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|Title:||Size effect and anisotropy in transversely isotropic rocks||Authors:||Li, Kaihui||Advisors:||Cheng, Yung-ming (CEE)
Yin, Zhen-yu (CEE)
Rocks -- Testing
|Issue Date:||2019||Publisher:||The Hong Kong Polytechnic University||Abstract:||Transversely isotropic rocks, making up around 75% of the earth's surface, are widely encountered in civil, mining, petroleum, geothermal and radioactive-waste disposal engineering. In Hong Kong, the rock cavern development plan has commenced in recent years to increase the land supply and improve the environment. Some strategic cavern areas are also inevitably located in anisotropic formations. Anisotropy, as one of the most distinct features possessed by these kind of rocks, generally originates from the mineral foliation in metamorphic rocks, the stratification in sedimentary rocks, and the discontinuities in rock masses due to stress and geological history. Size effect is another important characteristic owned by brittle and semi-brittle rocks. Numerous investigations into size effect in isotropic rocks have been conducted, and many size-effect models have been proposed for isotropic rocks. However, considering the influence of anisotropy, size effect in transversely isotropic rocks is very different from that in isotropic rocks. To date, there are few studies in relation to size effect in transversely isotropic rocks. In this study, a transversely isotropic slate rock from a quarry was obtained as the test material. The first principal objective is to investigate the anisotropy and size effect in slate under indirect tensile conditions. A series of Brazilian tests were performed on slate samples with different diameters at different anisotropic angles. Size effects on elastic properties, indirect tensile strength and fracture pattern were analysed. Size effect on indirect tensile strength was found to be correlated with the anisotropy. A unified size-effect relation was proposed and validated against the experimental data to capture the ascending and descending size-effect trends and the relationship among indirect tensile strength, sample size and anisotropic angle. Furthermore, the influence of three-dimensional anisotropy on the tensile behaviour of transversely isotropic rock was investigated using a particle-based discrete element approach. Considering various foliation orientations relative to loading direction and sample axis, the tensile strength, fracture mechanism and micro-cracking were systematically studied.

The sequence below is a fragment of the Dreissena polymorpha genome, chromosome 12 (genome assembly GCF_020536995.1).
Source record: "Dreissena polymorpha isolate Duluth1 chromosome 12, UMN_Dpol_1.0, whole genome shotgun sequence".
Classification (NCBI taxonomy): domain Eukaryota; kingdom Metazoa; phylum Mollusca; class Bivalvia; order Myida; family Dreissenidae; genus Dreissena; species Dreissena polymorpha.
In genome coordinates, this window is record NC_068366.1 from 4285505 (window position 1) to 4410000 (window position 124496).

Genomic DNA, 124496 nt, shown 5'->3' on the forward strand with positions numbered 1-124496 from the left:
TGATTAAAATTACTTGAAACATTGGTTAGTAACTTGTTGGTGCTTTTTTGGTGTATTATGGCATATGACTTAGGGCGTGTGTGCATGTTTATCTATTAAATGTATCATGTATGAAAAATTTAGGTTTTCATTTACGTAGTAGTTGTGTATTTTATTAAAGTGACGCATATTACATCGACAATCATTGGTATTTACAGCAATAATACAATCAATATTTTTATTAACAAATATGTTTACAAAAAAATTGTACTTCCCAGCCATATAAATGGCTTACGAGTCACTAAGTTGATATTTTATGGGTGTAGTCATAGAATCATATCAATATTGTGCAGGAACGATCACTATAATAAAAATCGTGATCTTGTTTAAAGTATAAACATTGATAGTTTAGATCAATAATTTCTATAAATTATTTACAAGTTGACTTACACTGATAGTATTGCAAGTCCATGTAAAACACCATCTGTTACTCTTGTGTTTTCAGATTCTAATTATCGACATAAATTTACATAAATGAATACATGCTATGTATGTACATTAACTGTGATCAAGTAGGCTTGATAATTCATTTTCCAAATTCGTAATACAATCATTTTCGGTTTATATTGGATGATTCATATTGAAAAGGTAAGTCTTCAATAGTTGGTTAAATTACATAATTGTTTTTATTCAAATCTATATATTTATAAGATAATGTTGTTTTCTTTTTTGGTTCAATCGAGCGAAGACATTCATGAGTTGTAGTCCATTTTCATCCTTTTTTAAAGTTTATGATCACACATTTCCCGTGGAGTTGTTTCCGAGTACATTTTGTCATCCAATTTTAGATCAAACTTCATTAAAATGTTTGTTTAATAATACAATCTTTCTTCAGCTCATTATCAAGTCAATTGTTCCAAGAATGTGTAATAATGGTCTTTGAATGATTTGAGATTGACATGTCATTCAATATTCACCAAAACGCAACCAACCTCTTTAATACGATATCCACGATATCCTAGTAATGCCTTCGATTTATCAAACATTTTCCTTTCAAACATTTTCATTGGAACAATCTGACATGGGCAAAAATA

The second principal objective is to investigate the anisotropy and size effect in slate under compressive conditions. A series of uniaxial and triaxial compression tests were conducted on slate samples. In response to the test results, a size-effect model developed from coal was extended to the transversely isotropic rock. Both uniaxial and triaxial compressive strengths were found to follow a cosine relation. It was also found that the size-effect behaviours in uniaxial and triaxial compressive strengths were similar. Two size-dependent failure criteria were proposed by incorporating the size-effect model for uniaxial compressive strength into the modified Hoek-Brown and Saeidi failure criteria, respectively, and were verified against the experimental data. For the first time, the relationship among compressive strength, specimen size, anisotropic angle and confining pressure was comprehensively captured for transversely isotropic rock. Lastly, without evident size effect, the anisotropic triaxial residual strength was captured well by an improved cohesion loss model. Two equations delineating the range for ratio of residual to peak strength were proposed for transversely isotropic rocks. Overall, these findings in slate may be applicable to other transversely isotropic rocks.
|Description:||xxviii, 195 pages : color illustrations
PolyU Library Call No.: [THS] LG51 .H577P CEE 2019 LiK
|URI:||http://hdl.handle.net/10397/81950||Rights:||All rights reserved.|
|Appears in Collections:||Thesis|
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Citations as of May 6, 2020
Citations as of May 6, 2020
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